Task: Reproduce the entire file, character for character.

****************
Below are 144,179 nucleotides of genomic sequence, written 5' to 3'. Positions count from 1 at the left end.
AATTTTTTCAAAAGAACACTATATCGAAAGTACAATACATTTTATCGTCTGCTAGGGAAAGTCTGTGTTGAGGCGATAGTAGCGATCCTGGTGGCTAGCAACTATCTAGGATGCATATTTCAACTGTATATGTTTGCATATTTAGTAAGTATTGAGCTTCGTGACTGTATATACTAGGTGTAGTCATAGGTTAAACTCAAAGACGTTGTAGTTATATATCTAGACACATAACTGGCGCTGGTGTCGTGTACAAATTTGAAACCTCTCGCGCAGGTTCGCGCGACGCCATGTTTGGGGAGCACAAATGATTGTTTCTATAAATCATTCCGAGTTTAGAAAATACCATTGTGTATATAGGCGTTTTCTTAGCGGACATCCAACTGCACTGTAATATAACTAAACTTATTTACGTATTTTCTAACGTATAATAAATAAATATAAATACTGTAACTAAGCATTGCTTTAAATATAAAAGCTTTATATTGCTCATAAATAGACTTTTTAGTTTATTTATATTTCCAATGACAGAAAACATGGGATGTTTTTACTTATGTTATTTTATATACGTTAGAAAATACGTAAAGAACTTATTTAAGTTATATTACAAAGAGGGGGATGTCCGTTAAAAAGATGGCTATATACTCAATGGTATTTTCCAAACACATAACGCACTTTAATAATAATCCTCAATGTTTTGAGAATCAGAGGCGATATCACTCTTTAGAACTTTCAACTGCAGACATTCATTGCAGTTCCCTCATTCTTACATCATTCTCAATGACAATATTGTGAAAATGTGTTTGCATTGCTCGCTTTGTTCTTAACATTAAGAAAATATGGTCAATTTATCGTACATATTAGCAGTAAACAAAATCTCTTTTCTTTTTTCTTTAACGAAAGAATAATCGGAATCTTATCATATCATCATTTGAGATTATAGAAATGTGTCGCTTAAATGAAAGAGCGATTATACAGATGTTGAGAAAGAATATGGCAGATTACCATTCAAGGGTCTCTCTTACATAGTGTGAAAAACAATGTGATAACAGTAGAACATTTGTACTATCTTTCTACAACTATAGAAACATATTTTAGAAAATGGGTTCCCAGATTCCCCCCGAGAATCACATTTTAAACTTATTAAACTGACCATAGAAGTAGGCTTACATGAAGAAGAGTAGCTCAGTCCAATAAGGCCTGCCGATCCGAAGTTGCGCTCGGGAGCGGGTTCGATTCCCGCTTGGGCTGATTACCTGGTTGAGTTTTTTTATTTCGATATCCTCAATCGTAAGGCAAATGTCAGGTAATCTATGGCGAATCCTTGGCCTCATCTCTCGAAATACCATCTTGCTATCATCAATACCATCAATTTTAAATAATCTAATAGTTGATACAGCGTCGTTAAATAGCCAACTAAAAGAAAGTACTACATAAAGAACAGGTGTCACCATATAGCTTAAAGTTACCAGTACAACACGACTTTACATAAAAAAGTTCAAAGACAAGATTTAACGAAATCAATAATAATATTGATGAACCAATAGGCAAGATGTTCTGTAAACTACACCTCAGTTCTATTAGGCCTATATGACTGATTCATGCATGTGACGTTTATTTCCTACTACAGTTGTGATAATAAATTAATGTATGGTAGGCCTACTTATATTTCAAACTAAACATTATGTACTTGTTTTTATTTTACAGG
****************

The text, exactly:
Below are 144,179 nucleotides of genomic sequence, written 5' to 3'. Positions count from 1 at the left end.
AATTTTTTCAAAAGAACACTATATCGAAAGTACAATACATTTTATCGTCTGCTAGGGAAAGTCTGTGTTGAGGCGATAGTAGCGATCCTGGTGGCTAGCAACTATCTAGGATGCATATTTCAACTGTATATGTTTGCATATTTAGTAAGTATTGAGCTTCGTGACTGTATATACTAGGTGTAGTCATAGGTTAAACTCAAAGACGTTGTAGTTATATATCTAGACACATAACTGGCGCTGGTGTCGTGTACAAATTTGAAACCTCTCGCGCAGGTTCGCGCGACGCCATGTTTGGGGAGCACAAATGATTGTTTCTATAAATCATTCCGAGTTTAGAAAATACCATTGTGTATATAGGCGTTTTCTTAGCGGACATCCAACTGCACTGTAATATAACTAAACTTATTTACGTATTTTCTAACGTATAATAAATAAATATAAATACTGTAACTAAGCATTGCTTTAAATATAAAAGCTTTATATTGCTCATAAATAGACTTTTTAGTTTATTTATATTTCCAATGACAGAAAACATGGGATGTTTTTACTTATGTTATTTTATATACGTTAGAAAATACGTAAAGAACTTATTTAAGTTATATTACAAAGAGGGGGATGTCCGTTAAAAAGATGGCTATATACTCAATGGTATTTTCCAAACACATAACGCACTTTAATAATAATCCTCAATGTTTTGAGAATCAGAGGCGATATCACTCTTTAGAACTTTCAACTGCAGACATTCATTGCAGTTCCCTCATTCTTACATCATTCTCAATGACAATATTGTGAAAATGTGTTTGCATTGCTCGCTTTGTTCTTAACATTAAGAAAATATGGTCAATTTATCGTACATATTAGCAGTAAACAAAATCTCTTTTCTTTTTTCTTTAACGAAAGAATAATCGGAATCTTATCATATCATCATTTGAGATTATAGAAATGTGTCGCTTAAATGAAAGAGCGATTATACAGATGTTGAGAAAGAATATGGCAGATTACCATTCAAGGGTCTCTCTTACATAGTGTGAAAAACAATGTGATAACAGTAGAACATTTGTACTATCTTTCTACAACTATAGAAACATATTTTAGAAAATGGGTTCCCAGATTCCCCCCGAGAATCACATTTTAAACTTATTAAACTGACCATAGAAGTAGGCTTACATGAAGAAGAGTAGCTCAGTCCAATAAGGCCTGCCGATCCGAAGTTGCGCTCGGGAGCGGGTTCGATTCCCGCTTGGGCTGATTACCTGGTTGAGTTTTTTTATTTCGATATCCTCAATCGTAAGGCAAATGTCAGGTAATCTATGGCGAATCCTTGGCCTCATCTCTCGAAATACCATCTTGCTATCATCAATACCATCAATTTTAAATAATCTAATAGTTGATACAGCGTCGTTAAATAGCCAACTAAAAGAAAGTACTACATAAAGAACAGGTGTCACCATATAGCTTAAAGTTACCAGTACAACACGACTTTACATAAAAAAGTTCAAAGACAAGATTTAACGAAATCAATAATAATATTGATGAACCAATAGGCAAGATGTTCTGTAAACTACACCTCAGTTCTATTAGGCCTATATGACTGATTCATGCATGTGACGTTTATTTCCTACTACAGTTGTGATAATAAATTAATGTATGGTAGGCCTACTTATATTTCAAACTAAACATTATGTACTTGTTTTTATTTTACAGG